Certificate 12A, 106 minutes

Director: Jaume Collet-Serra

Stars: Liam Neeson, Julianne Moore, Scoot McNairy

In Non-Stop Bill Marks (Liam Neeson) is a U.S. Federal Air Marshal - a member of the U.S. law enforcement agency designed to protect aeroplanes from terrorist and other attacks, which means he can carry a gun onto the plane - but it also appears he has some personal problems. At the beginning of the film he is stirring what appears to be whiskey into a coffee, before using a breath freshener to hide the smell of alcohol on his breath - and this is just before he starts work, so he would appear to be doing his job whilst under the influence. The impression is given that he has suffered some sort of personal tragedy that has deeply affected him.

Whilst he is waiting in the airport to board the plane, a number of "suspicious" looking characters are seen, but it's not going to be as simple as that to figure out who is going to be behind things. Marks's plane is flying to London and it turns out that this Air Marshal is ironically scared of flying - or at least the bit where the plane takes off. Shortly after takeoff Bill receives a text message on his phone, from a federal network that is for the use of the marshals themselves. The sender states that he will kill someone on the plane in 20 minutes unless US$150 million is transferred into their account.

Non-StopCredit: knowing who is sending it, this seems like it is going to be some sort of sick joke - until the first person dies. Then, whoever is making the threats promises that another person will die in another 20 minutes, and the threat becomes real. Marks isn't familiar with most of the crew on this flight, with the exception of Nancy (Michelle Dockery) and without knowing who is making the threats, he finds it difficult to trust anyone, apart from the person sitting next to him, Jen (Julianne Moore, The Hunger Games: Mockingjay - Part 1, The Hunger Games: Mockingjay - Part 2), because he can at least be certain that she wasn't sending the text messages. Whoever is behind this knows a lot of details about Bill's personal life, which is suspicious in itself.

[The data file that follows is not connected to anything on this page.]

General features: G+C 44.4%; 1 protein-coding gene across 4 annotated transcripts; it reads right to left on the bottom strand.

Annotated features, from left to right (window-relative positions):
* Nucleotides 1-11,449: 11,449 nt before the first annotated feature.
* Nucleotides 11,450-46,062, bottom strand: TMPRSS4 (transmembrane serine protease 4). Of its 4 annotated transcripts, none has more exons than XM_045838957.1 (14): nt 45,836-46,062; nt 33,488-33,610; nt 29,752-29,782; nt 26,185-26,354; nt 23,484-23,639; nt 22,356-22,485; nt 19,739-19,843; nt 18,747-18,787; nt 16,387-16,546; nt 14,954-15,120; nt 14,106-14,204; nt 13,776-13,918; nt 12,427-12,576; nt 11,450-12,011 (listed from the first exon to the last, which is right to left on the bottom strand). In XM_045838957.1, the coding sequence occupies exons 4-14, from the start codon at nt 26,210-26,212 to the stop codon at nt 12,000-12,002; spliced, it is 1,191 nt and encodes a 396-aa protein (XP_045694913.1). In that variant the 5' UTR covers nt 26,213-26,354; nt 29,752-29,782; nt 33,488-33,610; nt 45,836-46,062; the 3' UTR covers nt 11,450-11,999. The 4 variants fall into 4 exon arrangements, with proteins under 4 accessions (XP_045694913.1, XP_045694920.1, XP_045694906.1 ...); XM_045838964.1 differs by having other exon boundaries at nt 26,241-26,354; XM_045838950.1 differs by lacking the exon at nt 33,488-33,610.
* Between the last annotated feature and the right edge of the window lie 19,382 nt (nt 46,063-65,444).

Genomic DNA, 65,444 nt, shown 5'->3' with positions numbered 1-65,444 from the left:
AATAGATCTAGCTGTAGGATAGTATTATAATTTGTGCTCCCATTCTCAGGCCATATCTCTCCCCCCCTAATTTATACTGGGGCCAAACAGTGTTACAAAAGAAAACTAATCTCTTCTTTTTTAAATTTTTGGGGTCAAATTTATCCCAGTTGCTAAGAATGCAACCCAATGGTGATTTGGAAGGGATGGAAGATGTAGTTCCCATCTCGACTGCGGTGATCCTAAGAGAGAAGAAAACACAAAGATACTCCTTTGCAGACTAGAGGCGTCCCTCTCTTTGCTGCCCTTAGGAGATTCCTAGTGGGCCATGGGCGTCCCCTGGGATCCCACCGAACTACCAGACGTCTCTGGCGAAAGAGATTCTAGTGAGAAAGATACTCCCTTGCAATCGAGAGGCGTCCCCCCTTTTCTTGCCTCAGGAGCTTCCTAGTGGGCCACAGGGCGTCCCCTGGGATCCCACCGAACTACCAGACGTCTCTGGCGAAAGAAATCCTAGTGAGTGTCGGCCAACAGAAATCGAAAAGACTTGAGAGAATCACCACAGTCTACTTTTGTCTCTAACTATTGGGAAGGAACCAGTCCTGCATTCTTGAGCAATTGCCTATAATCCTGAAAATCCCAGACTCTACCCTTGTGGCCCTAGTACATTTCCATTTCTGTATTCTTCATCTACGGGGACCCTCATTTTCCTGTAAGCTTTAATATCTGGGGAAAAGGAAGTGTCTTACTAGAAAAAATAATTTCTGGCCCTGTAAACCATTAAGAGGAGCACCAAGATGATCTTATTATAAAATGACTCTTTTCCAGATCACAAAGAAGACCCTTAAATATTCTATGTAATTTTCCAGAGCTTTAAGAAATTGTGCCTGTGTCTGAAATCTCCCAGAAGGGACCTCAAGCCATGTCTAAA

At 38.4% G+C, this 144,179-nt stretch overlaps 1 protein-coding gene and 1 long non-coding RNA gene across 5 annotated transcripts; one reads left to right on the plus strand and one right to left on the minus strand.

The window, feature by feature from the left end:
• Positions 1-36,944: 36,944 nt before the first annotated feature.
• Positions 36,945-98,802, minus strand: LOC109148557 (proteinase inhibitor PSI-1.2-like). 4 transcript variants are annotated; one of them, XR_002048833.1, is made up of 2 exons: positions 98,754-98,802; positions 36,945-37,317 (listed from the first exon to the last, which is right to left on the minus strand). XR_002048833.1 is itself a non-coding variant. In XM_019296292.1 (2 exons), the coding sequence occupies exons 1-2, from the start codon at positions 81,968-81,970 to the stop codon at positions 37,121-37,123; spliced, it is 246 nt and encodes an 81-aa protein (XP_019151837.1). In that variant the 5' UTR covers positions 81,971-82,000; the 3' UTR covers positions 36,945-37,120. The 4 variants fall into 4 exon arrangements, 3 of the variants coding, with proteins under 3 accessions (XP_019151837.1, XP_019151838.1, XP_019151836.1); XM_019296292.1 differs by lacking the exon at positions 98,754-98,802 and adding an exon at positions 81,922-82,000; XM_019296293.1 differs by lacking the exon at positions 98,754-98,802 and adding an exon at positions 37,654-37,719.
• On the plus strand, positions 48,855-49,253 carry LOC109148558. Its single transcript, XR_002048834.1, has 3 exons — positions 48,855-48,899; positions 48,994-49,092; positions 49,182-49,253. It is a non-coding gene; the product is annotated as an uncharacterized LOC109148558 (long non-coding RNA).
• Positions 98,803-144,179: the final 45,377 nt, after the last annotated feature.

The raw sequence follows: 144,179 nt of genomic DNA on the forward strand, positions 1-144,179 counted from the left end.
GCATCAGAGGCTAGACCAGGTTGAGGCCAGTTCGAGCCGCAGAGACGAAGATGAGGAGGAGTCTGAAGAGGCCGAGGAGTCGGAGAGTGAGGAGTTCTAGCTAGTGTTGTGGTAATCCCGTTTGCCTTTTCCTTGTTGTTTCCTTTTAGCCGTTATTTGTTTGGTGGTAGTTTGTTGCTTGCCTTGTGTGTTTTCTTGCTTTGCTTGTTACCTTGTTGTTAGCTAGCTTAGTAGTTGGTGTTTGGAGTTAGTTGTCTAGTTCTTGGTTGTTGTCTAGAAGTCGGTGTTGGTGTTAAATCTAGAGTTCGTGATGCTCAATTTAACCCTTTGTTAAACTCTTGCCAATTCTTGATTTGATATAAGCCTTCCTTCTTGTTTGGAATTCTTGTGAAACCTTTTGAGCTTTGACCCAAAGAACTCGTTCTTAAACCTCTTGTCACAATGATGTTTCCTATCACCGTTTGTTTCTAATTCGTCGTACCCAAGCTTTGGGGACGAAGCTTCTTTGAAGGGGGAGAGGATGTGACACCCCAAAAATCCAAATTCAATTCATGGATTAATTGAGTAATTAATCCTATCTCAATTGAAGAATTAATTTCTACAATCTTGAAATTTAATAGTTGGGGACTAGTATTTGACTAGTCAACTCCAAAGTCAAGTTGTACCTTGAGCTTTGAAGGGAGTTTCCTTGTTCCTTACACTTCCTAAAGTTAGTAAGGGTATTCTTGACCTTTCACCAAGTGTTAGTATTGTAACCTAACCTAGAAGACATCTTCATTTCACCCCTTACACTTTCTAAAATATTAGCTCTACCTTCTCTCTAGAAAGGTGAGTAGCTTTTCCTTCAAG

Things get more complicated when it turns out that the account into which the money is supposed to be transferred is in Bill's name. He becomes the suspect, both in the air by the other passengers, and on the ground by both his superiors and, as footage of the events on the plane appears on the internet, by the news agencies too. Marks is rapidly suspected of trying to hijack the plane himself, given his personal issues, and the problems in hi history are dragging out and publicised. Finding a bomb on the plane turns the situation from bad to worse.

In an interesting gimmick, when Bill is reading text messages on his phone, the messages are displayed on the film itself, in front of some things but behind others. When the messages are viewed on a phone with a broken screen, the popups on the film are also damaged as if they are actually being read on a broken screen.

Liam Neeson became an action hero rather late in his career, and is certainly one of the older ones around, but he cuts quite an imposing figure as such. He may not be heavily muscled, but he is tall and projects an air of competence into the action scenes he does, especially when his voice is taken into consideration. He is certainly a pretty believable action star. Non-Stop is a decent thriller with some twists and turns, all being played out in a comparatively small, enclosed area which no-one can get into and out from, creating an air of tension when the unknown hijacker - or whatever they are - is still able to do what they say they will.

Non-Stop egdcltd 2014-02-28 3.5 0 5
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(price as of Nov 19, 2015)